Counseling Today, Knowledge Share

Behind closed doors

By Zachary David Bloom May 7, 2018

Few topics are more controversial or downright uncomfortable to talk about than sex and sexuality. It seems we could examine any period of time in human history and find a number of social values and ideas related to sexual behavior, all of which might be discussed with some nuanced language or slang of the time. More often than not, we would find some positive messages about sex but also a fair share of messages that promote — intentionally or not — feelings of guilt and shame. Even with the timeless double binds that accompany messages around sex and sexuality, it is important to recognize that sex remains an important part of our storied history. After all, without sex, we wouldn’t even be here to have this conversation.

When we talk about sex, we are talking about something loaded with assumptions and values. Sex does not exist in a vacuum; rather, it is woven into our personal identities. It is with that idea that I want to encourage sensitivity and tolerance for a topic that has been dressed up and dressed down: pornography.

Sex and pornography in the 21st century

When considering key markers of sex and sexuality that exemplify the zeitgeist of today’s technological era, one might think of pornography, an industry that pulls in billions of dollars each year. Access to pornography has only increased with widespread use of the internet and the diverse number of gadgets available to connect to it. As such, it makes sense that counselors report working with more and more clients who have issues related to their pornography use.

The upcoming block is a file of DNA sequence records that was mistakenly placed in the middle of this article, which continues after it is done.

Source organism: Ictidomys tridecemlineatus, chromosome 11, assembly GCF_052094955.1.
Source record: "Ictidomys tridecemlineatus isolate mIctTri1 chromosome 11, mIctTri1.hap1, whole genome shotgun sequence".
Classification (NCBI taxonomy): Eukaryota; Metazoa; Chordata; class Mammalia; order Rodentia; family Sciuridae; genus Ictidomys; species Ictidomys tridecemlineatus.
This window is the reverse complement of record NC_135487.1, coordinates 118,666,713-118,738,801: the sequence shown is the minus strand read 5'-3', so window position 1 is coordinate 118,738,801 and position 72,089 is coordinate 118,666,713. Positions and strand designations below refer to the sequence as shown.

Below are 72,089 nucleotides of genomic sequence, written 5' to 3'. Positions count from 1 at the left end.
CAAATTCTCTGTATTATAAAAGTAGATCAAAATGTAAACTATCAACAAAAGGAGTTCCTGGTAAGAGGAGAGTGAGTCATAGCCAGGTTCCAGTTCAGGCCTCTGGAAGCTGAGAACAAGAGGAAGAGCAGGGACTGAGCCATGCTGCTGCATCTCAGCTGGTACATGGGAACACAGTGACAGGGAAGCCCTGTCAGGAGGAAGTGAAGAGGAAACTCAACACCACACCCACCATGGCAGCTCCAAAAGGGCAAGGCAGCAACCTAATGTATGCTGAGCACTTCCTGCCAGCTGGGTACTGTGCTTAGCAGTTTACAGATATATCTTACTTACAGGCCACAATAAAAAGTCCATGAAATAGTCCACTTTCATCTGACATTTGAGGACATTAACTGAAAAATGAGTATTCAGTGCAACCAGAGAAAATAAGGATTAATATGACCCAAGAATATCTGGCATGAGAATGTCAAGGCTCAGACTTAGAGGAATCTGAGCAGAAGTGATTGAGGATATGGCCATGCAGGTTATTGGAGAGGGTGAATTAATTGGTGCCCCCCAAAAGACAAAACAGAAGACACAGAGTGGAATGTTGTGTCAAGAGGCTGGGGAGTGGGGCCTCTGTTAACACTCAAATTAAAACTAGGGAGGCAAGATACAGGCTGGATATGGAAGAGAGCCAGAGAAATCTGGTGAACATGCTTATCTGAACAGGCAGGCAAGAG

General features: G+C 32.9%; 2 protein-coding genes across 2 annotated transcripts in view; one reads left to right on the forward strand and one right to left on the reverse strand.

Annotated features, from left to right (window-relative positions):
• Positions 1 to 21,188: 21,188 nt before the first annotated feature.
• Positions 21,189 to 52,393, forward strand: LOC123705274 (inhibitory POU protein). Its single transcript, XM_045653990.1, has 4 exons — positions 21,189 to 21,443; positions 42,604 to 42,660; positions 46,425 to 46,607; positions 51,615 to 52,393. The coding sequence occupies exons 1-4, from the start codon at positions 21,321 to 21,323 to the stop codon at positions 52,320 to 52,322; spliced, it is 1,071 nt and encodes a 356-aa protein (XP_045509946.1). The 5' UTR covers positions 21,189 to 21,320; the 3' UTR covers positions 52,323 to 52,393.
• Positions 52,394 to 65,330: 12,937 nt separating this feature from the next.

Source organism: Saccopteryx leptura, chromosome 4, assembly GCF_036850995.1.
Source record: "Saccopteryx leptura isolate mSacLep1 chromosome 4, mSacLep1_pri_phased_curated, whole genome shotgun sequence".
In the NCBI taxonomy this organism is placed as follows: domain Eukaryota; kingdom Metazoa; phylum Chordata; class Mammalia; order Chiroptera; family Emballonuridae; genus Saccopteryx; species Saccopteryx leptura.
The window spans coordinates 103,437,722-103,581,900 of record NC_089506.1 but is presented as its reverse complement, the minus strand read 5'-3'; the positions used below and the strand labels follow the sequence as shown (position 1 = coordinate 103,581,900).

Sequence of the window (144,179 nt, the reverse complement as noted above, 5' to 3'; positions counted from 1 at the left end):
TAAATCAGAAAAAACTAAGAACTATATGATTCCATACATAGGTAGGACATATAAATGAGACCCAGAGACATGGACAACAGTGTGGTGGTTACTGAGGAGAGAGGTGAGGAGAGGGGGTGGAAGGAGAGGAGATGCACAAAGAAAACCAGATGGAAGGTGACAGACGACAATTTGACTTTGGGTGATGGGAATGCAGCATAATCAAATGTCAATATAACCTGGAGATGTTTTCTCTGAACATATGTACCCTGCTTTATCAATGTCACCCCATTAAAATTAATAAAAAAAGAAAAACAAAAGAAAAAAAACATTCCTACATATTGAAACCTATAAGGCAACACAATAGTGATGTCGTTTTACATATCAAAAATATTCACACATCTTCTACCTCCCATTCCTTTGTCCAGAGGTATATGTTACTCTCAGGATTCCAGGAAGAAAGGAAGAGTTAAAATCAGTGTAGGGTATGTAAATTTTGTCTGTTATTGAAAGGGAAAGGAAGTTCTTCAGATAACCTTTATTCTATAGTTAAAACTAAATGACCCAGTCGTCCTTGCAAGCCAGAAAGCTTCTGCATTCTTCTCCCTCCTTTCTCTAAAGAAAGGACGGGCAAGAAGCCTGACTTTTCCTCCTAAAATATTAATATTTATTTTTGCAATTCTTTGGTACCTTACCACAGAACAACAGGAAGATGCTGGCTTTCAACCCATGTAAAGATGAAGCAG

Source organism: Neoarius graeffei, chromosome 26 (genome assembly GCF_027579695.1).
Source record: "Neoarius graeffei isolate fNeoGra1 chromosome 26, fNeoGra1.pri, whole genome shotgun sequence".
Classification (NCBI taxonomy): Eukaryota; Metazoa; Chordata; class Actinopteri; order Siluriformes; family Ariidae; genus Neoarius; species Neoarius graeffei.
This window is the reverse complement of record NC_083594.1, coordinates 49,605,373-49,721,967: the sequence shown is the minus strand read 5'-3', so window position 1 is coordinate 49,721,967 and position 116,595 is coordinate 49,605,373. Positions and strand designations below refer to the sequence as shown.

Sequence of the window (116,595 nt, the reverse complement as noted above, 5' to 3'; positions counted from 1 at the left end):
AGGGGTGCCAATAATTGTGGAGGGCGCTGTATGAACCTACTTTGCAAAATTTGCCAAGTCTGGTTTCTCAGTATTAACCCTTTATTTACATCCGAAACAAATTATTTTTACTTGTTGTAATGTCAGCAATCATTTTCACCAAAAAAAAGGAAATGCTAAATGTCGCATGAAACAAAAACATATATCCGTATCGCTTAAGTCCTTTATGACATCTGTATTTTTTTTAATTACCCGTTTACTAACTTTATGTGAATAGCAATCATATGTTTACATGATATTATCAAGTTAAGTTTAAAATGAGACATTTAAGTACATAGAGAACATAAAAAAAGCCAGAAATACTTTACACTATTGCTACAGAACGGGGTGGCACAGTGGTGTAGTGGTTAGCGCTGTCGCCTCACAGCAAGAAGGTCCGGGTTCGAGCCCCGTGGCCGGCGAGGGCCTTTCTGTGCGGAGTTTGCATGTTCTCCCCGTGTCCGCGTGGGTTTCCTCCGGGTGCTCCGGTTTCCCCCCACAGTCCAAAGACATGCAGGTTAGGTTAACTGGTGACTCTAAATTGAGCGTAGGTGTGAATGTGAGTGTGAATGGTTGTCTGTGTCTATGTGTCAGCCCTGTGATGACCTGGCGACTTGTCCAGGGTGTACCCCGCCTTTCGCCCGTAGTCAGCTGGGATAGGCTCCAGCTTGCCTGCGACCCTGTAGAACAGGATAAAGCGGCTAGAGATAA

Researchers have attempted to establish correlations between pornography use and a number of other issues of clinical concern (e.g., depression, anxiety), but it has been difficult to draw any definitive conclusions. However, we do know that clients are presenting to counseling for issues in their romantic relationships related to pornography use (e.g., fighting about how much or how often it should be viewed, if at all), for issues that mirror symptoms of addiction related to their pornography use and for a variety of other issues that can be traced back to their pornography use.

Some of the more nuanced issues related to pornography use include clients reporting decreased sexual satisfaction in their primary relationship or even an inability to perform sexually because of a desensitization to sexual stimuli. Some clients report experiencing anxiety and distress about expectations — either self-imposed or solicited by a partner — to replicate acts depicted in pornography that contrast with the client’s value system. Similarly, some clients report experiencing distress connected to feelings of inadequacy that result from comparing themselves with the actors and actresses in the pornography industry.